That YouTube, Google, Amazon and TikTok were the biggest destination pavilions acknowledged that we are living in a digital advertising world but programmatic spending was under discussion. Wasted ad spends, programmatic transparency, inclusion lists and bright-listing of publications were spotlighted.

Given where the world spends its digital money, I think a hard look at made-for-advertising sites based on the quality of the user experience and the ad to edit ratio is much required. The media agencies can seem like the pied piper leading both clients and platforms to a lower payoff. I am not being alarmist, just mindful.

There is an acute need for advertisers to tap into unduplicated reach through whichever publishers in digital, video and audio deliver it. Trusted news sources are top of the list.

More and more brands are dedicating budgets toward minority owned media outlets and taking a more thoughtful approach to media spend. This is an excellent step forward in creating a fairer environment and will only go farther as the industry adopts new standards for identifying these outlets and scaling campaigns. The separation between editorial and advertising must be reclaimed for journalistic purity’s sake. But, we must think of the world where as advertorials fade, so would many of the storied publications.

I felt the entire discussion on digital in a world of enforced privacy was a bit muted. It isn’t about the regulatory environment, privacy expectations or auditability. It’s about rebuilding the tech stack with a privacy-and-compliance-first mindset across all consumer touch points. Marketing in the post-cookie world will take cross-industry collaboration. The principle of advertising as an unavoidable interruption of the content experience rose from the ashes stronger than ever with the growth of digital media.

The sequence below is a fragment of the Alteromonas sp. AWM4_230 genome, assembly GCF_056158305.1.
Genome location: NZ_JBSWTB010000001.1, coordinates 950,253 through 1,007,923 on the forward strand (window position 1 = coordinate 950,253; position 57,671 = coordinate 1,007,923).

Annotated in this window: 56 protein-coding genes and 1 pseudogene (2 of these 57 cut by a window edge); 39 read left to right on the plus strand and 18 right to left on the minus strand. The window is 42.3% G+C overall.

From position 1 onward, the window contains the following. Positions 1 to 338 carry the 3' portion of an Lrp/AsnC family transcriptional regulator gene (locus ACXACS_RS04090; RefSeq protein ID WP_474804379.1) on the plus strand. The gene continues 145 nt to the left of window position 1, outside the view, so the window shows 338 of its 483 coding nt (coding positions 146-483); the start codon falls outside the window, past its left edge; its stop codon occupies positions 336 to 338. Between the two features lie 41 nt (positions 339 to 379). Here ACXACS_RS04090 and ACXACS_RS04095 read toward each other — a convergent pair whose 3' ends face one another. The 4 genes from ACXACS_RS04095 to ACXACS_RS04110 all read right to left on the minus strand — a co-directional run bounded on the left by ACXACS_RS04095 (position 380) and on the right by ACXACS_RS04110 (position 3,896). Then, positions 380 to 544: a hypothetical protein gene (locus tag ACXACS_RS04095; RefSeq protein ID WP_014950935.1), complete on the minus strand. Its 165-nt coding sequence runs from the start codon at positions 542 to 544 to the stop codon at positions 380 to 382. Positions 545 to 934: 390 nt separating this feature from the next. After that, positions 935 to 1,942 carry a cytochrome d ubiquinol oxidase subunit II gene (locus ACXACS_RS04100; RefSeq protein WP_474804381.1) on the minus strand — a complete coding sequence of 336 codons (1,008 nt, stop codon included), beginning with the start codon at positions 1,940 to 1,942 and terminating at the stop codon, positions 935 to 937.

Publishers will scramble to leverage first-party data. Brand advertisers will need an understanding of the right audiences. There will be a new marketplace of first- and second-party data vendors set to change the future of buying. Apple is cracking down on tracking on Safari and iOS. Google's final deadline for cookie deprecation is quickly approaching. All of us must prepare for cookie-less solutions.

There are some fools who find it impossible to sleep when they are passengers; apparently they can sleep only when they’re the driver!

Finally, if you haven’t already, do get influencers aboard. The creator economy is mainstream. Influencer work is the main campaign in many cases especially lifestyle, alcobev, luxury and fashion. The creator economy is a big business, and after gaming, it best delivers messaging in an environment of attention.

It was a privilege to be there at Cannes. It was a personal trip for me cutting days out of a family vacation. My daily trek from the, not so nearby, Mandelieu was not the easiest. I was high on ideas more often than on expensive wine. The arrangements at all festival venues were first rate. McDonald’s fed me many a McSwirl and convinced me of in moment marketing.

In conclusion, as I took the train to Paris, I thought of the debates on the rules of engagement, part industry talk, part frenemy warning. I was reminded that the world is in a withdrawal from globalisation and growth is the key deliverable. All of us are impacted by fragmentation.

Then, as the afternoon sun bounced off the shimmering waters on the Côte d'Azur, I remembered that attention is the mother of memory. In my world, it’s the brand first and always and my business is producing wow ideas that scale.

Then I ordered a beer. Yes , We Cannes !

Shubhranshu Singh is vice president, marketing - domestic & IB, CVBU, Tata Motors. He writes Simply Speaking, a weekly column on Storyboard18. Views expressed are personal.

First Published on Jul 10, 2023 9:48 AM